Mota Group is a completely separate company from the original Lily Robotics, which was not able to bring the Lily drone to market. Ultimately, what convinced Mota Group that the brand and product were worth resurrecting?

Lily Robotics had a community of more than 60,000 individuals who backed the development of the Lily Camera because they wanted more than just a device. A lot of people shared their dream of a flying robotic companion that could create memories of their fun. We've received massive support from this community, enough so that we've had to increase manufacturing to keep up with the demand.


Was Mota Group focused on a specific feature or functionality in the process of making the product available?

We updated the Lily Camera with 2017 technology and added features that broadened its appeal. We focused on higher-quality video and greater range in a smaller, lighter airframe while enhancing ease of use.

We improved on several specifications. For example, the Next-Gen battery is user replaceable. The Lily Camera had a maximum advertised range of 100 feet; ours has a range up to 1 km. (3,280 ft.), where permitted, with its remote. The Lily Camera also didn't have optic flow and ultrasonic positioning as a supplement to GPS and it didn't have geofencing, both of which the Next-Gen has.


How do you respond to criticism that says this new version of the Lily Drone doesn’t have any of the features that made it unique?

Lily customers prefer user-swappable batteries and quick deployment over throw-to-fly and IP 67 waterproofing (submersible to 3 feet for 30 minutes). Both of those features never worked as Lily Robotics advertised back in 2015. They would have greatly increased cost and complexity, added additional weight, and reduced performance. Lily drones are focused on simplicity for active lifestyles: when people go out with the drone, they just want it to do its thing.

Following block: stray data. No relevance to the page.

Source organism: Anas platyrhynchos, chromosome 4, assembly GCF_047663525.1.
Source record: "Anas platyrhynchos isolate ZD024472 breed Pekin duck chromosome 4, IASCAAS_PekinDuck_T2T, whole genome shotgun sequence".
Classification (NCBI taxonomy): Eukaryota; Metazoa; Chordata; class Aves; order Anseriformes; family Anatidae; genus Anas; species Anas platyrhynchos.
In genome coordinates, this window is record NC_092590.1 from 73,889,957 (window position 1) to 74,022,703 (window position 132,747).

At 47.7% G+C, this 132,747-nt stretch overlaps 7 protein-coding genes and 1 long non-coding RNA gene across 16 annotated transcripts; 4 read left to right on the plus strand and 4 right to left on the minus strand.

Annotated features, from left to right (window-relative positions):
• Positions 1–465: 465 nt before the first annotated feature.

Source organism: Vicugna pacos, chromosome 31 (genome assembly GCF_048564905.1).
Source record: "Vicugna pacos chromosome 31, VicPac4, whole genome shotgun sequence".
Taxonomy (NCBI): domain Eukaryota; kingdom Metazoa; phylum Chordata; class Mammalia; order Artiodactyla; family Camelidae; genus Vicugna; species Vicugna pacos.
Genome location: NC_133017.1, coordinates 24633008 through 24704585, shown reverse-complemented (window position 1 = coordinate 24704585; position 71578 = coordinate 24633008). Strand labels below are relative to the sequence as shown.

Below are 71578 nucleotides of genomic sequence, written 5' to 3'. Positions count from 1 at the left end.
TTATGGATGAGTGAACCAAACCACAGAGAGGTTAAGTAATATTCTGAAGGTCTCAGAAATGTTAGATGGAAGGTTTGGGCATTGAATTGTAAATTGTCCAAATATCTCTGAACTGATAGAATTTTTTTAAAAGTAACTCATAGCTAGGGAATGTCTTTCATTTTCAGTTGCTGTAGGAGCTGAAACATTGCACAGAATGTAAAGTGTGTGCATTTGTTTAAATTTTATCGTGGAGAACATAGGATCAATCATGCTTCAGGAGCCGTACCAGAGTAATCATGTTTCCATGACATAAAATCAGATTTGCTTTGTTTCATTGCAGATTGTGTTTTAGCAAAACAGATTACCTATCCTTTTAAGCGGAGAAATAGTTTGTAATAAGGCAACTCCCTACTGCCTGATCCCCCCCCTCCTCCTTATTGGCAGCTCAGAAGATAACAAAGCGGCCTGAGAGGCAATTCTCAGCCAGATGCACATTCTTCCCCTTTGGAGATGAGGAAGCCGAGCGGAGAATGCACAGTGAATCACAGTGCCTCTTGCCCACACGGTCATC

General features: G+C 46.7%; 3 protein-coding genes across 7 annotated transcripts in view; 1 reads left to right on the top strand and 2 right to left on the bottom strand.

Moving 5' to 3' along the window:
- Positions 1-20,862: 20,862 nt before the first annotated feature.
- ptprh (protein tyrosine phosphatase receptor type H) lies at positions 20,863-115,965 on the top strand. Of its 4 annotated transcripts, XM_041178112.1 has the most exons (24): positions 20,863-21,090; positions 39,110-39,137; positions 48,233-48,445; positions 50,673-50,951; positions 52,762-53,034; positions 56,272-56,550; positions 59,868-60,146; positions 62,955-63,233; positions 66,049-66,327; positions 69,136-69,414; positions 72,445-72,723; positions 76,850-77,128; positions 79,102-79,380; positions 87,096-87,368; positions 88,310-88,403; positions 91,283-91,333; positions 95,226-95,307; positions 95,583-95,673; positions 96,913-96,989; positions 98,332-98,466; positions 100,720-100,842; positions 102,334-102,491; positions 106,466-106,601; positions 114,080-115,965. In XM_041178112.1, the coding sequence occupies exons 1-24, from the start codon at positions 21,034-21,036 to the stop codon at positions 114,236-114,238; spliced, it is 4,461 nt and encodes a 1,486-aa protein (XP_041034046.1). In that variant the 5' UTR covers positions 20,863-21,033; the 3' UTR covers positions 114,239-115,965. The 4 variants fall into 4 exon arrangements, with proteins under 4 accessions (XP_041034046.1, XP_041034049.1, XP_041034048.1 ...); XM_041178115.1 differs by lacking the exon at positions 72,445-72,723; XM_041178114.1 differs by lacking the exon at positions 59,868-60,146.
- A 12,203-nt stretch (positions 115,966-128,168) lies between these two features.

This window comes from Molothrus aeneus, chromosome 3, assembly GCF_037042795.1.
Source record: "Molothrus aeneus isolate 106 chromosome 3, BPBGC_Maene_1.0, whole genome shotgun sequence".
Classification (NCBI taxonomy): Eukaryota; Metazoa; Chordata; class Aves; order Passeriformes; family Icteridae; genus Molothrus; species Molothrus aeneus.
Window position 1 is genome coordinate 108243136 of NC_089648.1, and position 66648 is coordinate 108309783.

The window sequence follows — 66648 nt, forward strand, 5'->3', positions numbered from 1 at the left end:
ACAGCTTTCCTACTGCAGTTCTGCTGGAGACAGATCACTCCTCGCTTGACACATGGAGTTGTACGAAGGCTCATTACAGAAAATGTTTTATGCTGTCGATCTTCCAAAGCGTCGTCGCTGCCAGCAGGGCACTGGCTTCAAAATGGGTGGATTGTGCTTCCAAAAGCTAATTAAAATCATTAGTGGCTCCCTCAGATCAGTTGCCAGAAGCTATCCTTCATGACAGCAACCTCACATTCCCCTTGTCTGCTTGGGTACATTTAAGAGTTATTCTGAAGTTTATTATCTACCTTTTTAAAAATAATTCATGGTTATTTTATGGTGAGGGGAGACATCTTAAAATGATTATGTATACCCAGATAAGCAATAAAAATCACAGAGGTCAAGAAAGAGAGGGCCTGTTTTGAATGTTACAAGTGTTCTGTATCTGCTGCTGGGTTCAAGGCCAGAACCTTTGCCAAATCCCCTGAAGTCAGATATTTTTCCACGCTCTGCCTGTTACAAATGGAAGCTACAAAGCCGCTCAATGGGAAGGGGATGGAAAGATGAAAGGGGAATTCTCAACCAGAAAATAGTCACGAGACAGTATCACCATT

What do you think is the biggest advantage Lily Next-Gen has over its competitors?

The Lily Next-Gen is a personal companion, not just a piece of hardware. Think of it like a MacBook vs. a cookie-cutter Windows clone. That's its competitive advantage.


What role do you see Lily Next-Gen playing or taking in the overall drone market/landscape?

The market for high-end consumer drones is consolidating into two or perhaps three players. We believe we have the experience, brand recognition, and manufacturing capability to compete effectively, distinguishing ourselves by offering superior performance and greater value.


Anything you can tell us about future developments for Lily Next-Gen or the Mota Group as a whole?

Technical improvements are a continuous process. From a corporate level, our focus is user education and safety. We participate on the FAA UAS Safety Team and in the Consumer Technology Association's Drone Policy Working Group to help enhance drone safety and expand public awareness about the immense benefits of drones.


What’s the best way for someone to learn more about the Lily Next-Gen and figure out if it’s the right fit for them?

The website has a lot of basic information: I recommend reading the FAQ: For those who want to know more, the Owner's Manual has a wealth of detail: But the best way is to get your hands on one and take it for a flight.